The laws around medically assisted dying are broken and should be amended
3 min read
Today, Baroness Meacher will ask an question in the House of Lords on whether the threat of prosecutions under the Suicide Act 1961 is causing suffering to mentally competent, terminally ill people at the end of their lives. She writes about the topic for PoliticsHome.
My oral question on Thursday 23rd May will refer to the extraordinary comment of Lord Sumption in response to a question following his first Reith lecture.
Lord Sumption, former Supreme Court Judge, suggests that the families of dying people who, due to their unbearable suffering, wish to end their live at Dignitas, should disobey the law.
At present the Suicide Act of 1961 prohibits anyone from assisting another to take their own life, even a dying person who is suffering unbearable and who is mentally competent and whose overwhelming wish is to terminate their life a little early.
For most of us death is likely to be tolerable even if unpleasant in a variety of ways.
But a small number of us will be beyond the reach of even the best palliative care.
One such person was Geoff Whaley, who lived with motor neurone disease, and who we met in Parliament the week before he travelled to Dignitas to have an assisted death.
Geoff had been told he would die naturally in about six months but that he would lose the last remnants of movement (when we met him he could move only two fingers). He would also lose the ability to talk so that he would be cut off from his wife, family and friends.
He would be unable to swallow, to eat or drink and he would not be able to breathe unaided. For Geoff the prospect of such utter helplessness was absolutely unbearable.
Every eight days someone goes to Switzerland for an assisted death. The circumstances will differ but the common factor is unbearable suffering and the determination to bring that suffering to an end through a medically assisted death.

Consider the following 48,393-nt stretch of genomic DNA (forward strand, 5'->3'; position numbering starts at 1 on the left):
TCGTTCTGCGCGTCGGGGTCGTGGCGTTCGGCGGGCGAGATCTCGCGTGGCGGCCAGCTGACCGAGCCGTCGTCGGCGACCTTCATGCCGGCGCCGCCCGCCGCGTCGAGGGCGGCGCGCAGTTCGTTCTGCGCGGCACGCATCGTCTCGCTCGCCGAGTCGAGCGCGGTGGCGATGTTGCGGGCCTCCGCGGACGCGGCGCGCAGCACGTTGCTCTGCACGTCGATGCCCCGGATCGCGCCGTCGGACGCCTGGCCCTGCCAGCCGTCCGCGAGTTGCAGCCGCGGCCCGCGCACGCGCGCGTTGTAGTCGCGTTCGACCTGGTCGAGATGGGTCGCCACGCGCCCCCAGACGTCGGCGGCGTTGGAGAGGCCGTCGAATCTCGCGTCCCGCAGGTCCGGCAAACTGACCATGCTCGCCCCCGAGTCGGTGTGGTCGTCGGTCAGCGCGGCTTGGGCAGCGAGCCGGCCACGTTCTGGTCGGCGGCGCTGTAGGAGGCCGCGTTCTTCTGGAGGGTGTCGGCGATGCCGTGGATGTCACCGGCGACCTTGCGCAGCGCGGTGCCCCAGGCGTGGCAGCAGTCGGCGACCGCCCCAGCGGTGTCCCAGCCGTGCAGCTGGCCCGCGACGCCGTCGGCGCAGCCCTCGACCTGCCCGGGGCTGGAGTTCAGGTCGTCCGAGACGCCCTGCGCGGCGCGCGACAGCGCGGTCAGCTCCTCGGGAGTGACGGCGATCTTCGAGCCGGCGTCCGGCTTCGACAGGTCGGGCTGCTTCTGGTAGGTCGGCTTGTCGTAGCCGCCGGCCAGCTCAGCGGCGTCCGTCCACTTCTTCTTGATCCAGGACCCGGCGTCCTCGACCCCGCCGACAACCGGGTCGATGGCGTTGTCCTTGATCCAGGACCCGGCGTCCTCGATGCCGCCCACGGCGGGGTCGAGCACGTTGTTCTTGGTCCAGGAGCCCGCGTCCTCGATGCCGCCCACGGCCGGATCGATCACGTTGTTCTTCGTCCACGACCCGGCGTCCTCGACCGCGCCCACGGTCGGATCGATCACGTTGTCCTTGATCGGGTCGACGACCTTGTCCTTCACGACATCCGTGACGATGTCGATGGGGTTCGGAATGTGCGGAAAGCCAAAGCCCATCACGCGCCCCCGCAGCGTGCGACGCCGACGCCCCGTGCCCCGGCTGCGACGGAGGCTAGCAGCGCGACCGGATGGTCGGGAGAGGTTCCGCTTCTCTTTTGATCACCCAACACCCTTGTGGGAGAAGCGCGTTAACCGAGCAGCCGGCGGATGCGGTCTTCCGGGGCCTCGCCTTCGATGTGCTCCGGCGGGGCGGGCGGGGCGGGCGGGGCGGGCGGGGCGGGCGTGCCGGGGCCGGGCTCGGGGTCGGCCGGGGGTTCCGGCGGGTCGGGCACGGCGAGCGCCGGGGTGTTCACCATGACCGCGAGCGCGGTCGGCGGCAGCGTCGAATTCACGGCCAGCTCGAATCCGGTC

But what of the nearest relative or close friend who assists the person to make the journey?
Geoff's wife, Ann was interviewed under caution by the police for two hours. Under the law and the Prosecution Service guidelines, the police had to ensure that Ann was acting only out of compassion and would not benefit financially from her husband's decision to bring forward his death. Geoff was interviewed by the police too. The interviews were harrowing. Geoff was terrified that his last wish would be denied - that he would have to face six months of unbearable suffering. Ann was terrified of a 14 year prison sentence for assisting her husband's suicide.
The extraordinary unfairness is that anyone can lawfully take their own life if they are fit enough to do it. Many terminally ill people do so, and die much earlier than they need to. Surely we need to extend that right to people who are dying and who are too ill to go shopping, buy the medication and take it. Lord Sumption’s support for families who break the law in these circumstances is indeed a recognition that the Suicide Act of 1961 is itself broken and should be amended.
On Thursday I will be seeking an assurance from the Minister that the Government will begin that process of reform.
Such a move has the support of 84 per cent of the population.
Baroness Meacher is a crossbench member of the House of Lords.
Get the inside track on what MPs and Peers are talking about. Sign up to The House's morning email for the latest insight and reaction from Parliamentarians, policy-makers and organisations.